Philip Siekevitz’s career proceeded along three phases marked byseminal contributions that opened up new avenues of research. The first phase was in the field of protein synthesis, in which he developed the first in vitro system using defined cell fractions. Then, in collaboration with George Palade, he demonstrated the central role of ribosomes in protein synthesis and, in particular, of membrane-bound ribosomes in the synthesis of secretory proteins. In later stages of his career Siekevitz turned his attention to the nervous system, where he isolated and characterized the postsynaptic density, a structure that integrates the activity of manytrans membrane and associated proteins in mediating synaptic transmission.

Early years

Siekevitz was born in 1918 in South Philadelphia, where his immigrant father was a skilled worker in a garment factory and his mother was a dressmaker. His interest in biology began in high school, but he was a child of the Depression and upon graduation spent two years working to earn the funds necessary to pay for a college education. He attended the Philadelphia College of Pharmacy and Science, where he developed an interest in biochemistry. However, soon after graduation, in 1942, he entered the Army and served in a decontamination unit prepared to respond to chemical warfare attacks. Because he was eager to enhance his scientific background,Siekevitz requested a transfer, which resulted in his deployment as a laboratory technician to an Air Force Supply Base for the Pacific War in San Bernardino,California, where he honed his skills in microscopy and chemical analysis.

In 1945, after three and a half years in the service, Siekevitz was admitted to the graduate program of the already highly regarded Biochemistry Department of the University of California, then at Berkeley, where his tuition and living expenses were provided by the GI Bill.

David Greenberg, head of the program and Phil’s PhD thesis advisor,recalled later that the department had gradually contracted during the war years but, with peace, turmoil descended upon it in the form of a huge influx of beginners all of whom, like Phil, had hiatuses in their careers. Phil was attracted to the mysteries of protein synthesis, but Greenberg steered him to the study of the metabolism of the amino acids glycine and serine in liver slices, for which Siekevitz took advantage of the availability of 14C produced in a nearby cyclotron.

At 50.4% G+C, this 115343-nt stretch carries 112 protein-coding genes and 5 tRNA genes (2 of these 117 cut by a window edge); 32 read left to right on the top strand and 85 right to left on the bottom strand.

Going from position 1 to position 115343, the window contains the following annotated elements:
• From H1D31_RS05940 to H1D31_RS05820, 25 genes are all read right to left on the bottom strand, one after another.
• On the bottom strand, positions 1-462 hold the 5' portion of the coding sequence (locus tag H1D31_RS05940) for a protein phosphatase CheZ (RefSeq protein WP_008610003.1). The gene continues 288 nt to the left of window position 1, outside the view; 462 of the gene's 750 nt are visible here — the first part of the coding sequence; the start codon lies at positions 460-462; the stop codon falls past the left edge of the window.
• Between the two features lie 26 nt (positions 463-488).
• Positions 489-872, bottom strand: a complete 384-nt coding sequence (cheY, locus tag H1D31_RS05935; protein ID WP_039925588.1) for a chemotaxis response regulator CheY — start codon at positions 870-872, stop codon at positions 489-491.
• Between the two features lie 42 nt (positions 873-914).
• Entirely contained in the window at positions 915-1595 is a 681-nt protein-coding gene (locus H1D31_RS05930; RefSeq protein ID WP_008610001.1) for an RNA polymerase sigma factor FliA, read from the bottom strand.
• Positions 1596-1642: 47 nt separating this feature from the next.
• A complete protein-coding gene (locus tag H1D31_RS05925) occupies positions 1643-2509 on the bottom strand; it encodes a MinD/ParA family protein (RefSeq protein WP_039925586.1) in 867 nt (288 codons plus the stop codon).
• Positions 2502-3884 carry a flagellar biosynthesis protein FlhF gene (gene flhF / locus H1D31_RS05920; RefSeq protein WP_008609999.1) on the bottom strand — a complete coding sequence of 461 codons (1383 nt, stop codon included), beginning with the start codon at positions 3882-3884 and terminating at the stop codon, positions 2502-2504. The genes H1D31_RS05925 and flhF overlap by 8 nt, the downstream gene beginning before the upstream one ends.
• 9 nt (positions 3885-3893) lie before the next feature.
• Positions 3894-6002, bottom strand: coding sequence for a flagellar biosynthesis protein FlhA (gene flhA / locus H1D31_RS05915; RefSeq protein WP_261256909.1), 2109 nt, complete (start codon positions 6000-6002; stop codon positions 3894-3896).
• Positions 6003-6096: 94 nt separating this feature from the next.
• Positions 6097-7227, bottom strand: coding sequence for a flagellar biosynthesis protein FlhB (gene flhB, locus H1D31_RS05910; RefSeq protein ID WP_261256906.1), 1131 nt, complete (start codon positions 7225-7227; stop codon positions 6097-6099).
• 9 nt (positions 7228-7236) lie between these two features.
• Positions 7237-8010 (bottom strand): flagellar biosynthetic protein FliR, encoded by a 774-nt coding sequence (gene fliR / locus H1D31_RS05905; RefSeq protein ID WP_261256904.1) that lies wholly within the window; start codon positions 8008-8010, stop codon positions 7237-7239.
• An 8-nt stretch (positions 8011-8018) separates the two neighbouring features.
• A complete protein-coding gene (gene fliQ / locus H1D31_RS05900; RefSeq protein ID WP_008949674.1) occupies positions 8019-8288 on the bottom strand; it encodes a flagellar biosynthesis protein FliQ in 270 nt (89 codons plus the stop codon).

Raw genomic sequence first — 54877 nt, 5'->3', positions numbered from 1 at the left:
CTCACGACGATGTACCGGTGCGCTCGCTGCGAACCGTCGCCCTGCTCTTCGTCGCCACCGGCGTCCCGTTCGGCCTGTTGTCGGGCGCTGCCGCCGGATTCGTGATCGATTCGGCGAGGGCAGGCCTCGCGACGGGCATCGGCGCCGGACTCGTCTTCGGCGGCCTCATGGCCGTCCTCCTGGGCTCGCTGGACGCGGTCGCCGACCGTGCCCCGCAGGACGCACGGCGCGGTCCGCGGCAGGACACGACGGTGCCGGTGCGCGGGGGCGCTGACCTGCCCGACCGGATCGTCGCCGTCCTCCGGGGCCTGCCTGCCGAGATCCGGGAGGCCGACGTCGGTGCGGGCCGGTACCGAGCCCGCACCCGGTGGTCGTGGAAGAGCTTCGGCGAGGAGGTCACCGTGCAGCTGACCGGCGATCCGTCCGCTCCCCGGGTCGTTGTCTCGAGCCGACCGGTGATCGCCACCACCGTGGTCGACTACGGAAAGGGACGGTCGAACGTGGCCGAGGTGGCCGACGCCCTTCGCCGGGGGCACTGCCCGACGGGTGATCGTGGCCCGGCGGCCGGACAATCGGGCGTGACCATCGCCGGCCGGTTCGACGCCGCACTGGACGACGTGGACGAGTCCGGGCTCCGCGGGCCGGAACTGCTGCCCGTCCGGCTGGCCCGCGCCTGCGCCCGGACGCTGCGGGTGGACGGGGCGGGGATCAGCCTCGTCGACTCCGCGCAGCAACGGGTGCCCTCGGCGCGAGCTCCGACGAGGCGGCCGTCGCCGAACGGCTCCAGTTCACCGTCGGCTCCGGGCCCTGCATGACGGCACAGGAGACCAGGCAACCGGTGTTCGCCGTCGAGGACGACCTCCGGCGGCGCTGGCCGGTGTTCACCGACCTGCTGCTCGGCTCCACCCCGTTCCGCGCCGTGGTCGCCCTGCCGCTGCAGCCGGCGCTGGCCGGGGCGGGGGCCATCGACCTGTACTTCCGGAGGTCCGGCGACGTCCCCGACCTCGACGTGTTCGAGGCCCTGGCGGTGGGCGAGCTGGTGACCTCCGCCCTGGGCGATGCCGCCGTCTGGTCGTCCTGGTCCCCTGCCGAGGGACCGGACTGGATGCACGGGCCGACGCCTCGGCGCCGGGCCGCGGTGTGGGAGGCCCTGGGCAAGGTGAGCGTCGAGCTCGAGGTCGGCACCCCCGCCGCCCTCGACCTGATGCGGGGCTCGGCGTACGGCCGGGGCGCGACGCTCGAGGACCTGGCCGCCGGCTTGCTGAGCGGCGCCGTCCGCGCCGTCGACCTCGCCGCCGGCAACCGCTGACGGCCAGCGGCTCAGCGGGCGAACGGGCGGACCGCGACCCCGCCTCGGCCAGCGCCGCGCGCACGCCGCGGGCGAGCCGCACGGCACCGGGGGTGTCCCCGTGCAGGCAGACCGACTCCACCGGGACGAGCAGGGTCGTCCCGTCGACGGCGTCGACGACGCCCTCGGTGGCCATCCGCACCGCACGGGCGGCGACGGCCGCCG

Protein synthesis in vitro

In 1949 Phil turned 31, received his PhD, and married Rebecca Burstein, who remained his wife for 60 years. The Siekevitzes then moved to Boston, where Phil, with a public health service fellowship, joined the group of Paul Zamecnik at the Huntington Laboratories of Harvard University at the Massachusetts General Hospital. Zamecnik was a major contributor to the elucidation of the molecular events in protein synthesis. Siekevitz threw himself with enthusiasm into this field at a timein which only three laboratories in the country were beginning to explore its biochemical mysteries.

Up to then, most work on protein synthesis had been performed by measuring the incorporation of radioactive amino acids into proteins in whole animals or in tissue slices incubated in vitro because a cellular homogenates had shown minimal activity. Siekevitz achieved a breakthrough by taking advantage of cell fractionation techniques. In later work at the Rockefeller Institute, he developed this technique to new heights and called it “a bridge between the morphologists and the biochemists.” In a collaboration with Zamecnik, and in an impressive and comprehensive paper (Siekevitz, 1952) of which he was the sole author, Siekevitz first related biochemical requirements to recognizable structures. He examined the protein-synthesizing activity of an in vitro system in which he combined in various ratios mitochondrial, microsomal, and supernatant-derived fractions. Using this approach, he demonstrated the synergisticrole of energy-producing mitochondria in sustaining the activity of microsomes,which showed the highest rate of incorporation of labeled amino acids into their proteins. In Siekevitz’s system mitochondria were fueled byα-ketoglutarate or succinate, which sustained the production by the mitochondria of a soluble factor that enabled the microsomes to incorporate alanine into its proteins. Because Siekevitz showed that the factor was consumed when hexokinase was added to the system, he suggested that the factor could be ATP, the universal energy currency discovered by Fritz Lippman.